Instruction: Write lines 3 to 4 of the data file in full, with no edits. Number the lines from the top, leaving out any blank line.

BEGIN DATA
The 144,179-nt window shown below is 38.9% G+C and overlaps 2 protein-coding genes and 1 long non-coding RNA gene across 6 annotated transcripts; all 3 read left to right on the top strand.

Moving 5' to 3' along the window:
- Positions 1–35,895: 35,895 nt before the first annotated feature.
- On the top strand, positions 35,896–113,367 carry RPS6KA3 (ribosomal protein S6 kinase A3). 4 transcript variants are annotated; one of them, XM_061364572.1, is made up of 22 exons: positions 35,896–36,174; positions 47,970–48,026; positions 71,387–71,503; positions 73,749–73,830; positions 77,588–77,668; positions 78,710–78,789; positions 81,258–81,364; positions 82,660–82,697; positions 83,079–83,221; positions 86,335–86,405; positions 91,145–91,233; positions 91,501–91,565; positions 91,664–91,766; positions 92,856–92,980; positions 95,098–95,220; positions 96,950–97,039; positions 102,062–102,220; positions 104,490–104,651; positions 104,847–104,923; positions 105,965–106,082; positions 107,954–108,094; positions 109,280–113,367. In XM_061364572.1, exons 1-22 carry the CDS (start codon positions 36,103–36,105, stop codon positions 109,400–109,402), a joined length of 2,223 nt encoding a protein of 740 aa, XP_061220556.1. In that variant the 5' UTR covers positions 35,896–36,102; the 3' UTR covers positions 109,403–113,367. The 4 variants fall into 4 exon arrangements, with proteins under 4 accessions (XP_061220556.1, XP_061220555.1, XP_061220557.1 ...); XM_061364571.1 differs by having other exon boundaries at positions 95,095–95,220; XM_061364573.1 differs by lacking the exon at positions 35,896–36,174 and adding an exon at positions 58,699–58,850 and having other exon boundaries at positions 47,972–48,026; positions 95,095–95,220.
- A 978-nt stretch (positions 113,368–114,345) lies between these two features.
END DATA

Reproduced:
- Positions 1–35,895: 35,895 nt before the first annotated feature.
- On the top strand, positions 35,896–113,367 carry RPS6KA3 (ribosomal protein S6 kinase A3). 4 transcript variants are annotated; one of them, XM_061364572.1, is made up of 22 exons: positions 35,896–36,174; positions 47,970–48,026; positions 71,387–71,503; positions 73,749–73,830; positions 77,588–77,668; positions 78,710–78,789; positions 81,258–81,364; positions 82,660–82,697; positions 83,079–83,221; positions 86,335–86,405; positions 91,145–91,233; positions 91,501–91,565; positions 91,664–91,766; positions 92,856–92,980; positions 95,098–95,220; positions 96,950–97,039; positions 102,062–102,220; positions 104,490–104,651; positions 104,847–104,923; positions 105,965–106,082; positions 107,954–108,094; positions 109,280–113,367. In XM_061364572.1, exons 1-22 carry the CDS (start codon positions 36,103–36,105, stop codon positions 109,400–109,402), a joined length of 2,223 nt encoding a protein of 740 aa, XP_061220556.1. In that variant the 5' UTR covers positions 35,896–36,102; the 3' UTR covers positions 109,403–113,367. The 4 variants fall into 4 exon arrangements, with proteins under 4 accessions (XP_061220556.1, XP_061220555.1, XP_061220557.1 ...); XM_061364571.1 differs by having other exon boundaries at positions 95,095–95,220; XM_061364573.1 differs by lacking the exon at positions 35,896–36,174 and adding an exon at positions 58,699–58,850 and having other exon boundaries at positions 47,972–48,026; positions 95,095–95,220.